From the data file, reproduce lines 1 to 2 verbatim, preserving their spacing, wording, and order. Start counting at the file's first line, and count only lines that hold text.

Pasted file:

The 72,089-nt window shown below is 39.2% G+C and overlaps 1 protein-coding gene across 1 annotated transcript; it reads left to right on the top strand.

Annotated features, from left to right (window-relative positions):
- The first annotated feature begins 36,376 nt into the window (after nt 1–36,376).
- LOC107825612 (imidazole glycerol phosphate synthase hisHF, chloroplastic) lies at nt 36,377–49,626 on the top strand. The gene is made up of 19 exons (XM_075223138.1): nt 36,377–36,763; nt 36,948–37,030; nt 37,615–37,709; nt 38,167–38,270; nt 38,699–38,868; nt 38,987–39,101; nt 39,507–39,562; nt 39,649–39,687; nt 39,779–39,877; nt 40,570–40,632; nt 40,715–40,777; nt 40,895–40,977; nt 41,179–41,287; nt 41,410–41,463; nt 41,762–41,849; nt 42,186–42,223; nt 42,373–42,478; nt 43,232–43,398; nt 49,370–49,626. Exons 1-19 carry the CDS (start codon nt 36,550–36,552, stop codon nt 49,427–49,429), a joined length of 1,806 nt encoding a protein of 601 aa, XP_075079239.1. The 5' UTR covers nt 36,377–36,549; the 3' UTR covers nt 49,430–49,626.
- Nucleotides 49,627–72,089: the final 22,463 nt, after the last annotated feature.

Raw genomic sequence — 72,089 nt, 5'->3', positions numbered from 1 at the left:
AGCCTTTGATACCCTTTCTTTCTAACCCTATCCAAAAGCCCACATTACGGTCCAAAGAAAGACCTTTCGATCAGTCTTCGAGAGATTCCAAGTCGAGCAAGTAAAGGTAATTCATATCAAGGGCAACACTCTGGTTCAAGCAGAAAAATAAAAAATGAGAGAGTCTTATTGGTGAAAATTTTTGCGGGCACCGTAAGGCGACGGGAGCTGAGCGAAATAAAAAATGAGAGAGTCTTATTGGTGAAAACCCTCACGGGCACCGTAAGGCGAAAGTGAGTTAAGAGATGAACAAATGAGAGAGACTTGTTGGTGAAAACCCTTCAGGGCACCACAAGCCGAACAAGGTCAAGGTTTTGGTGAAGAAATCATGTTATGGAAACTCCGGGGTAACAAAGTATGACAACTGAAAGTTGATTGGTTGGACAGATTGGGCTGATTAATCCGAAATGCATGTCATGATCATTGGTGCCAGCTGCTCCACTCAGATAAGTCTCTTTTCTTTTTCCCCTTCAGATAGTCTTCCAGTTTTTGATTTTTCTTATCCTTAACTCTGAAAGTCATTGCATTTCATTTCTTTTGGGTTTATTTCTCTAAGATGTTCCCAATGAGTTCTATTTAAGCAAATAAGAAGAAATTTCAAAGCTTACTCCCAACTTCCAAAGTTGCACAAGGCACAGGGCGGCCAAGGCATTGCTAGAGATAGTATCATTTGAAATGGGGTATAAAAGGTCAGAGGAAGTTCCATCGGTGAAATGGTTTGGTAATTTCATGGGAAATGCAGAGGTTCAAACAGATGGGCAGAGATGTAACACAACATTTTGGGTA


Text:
The 72,089-nt window shown below is 39.2% G+C and overlaps 1 protein-coding gene across 1 annotated transcript; it reads left to right on the top strand.

Annotated features, from left to right (window-relative positions):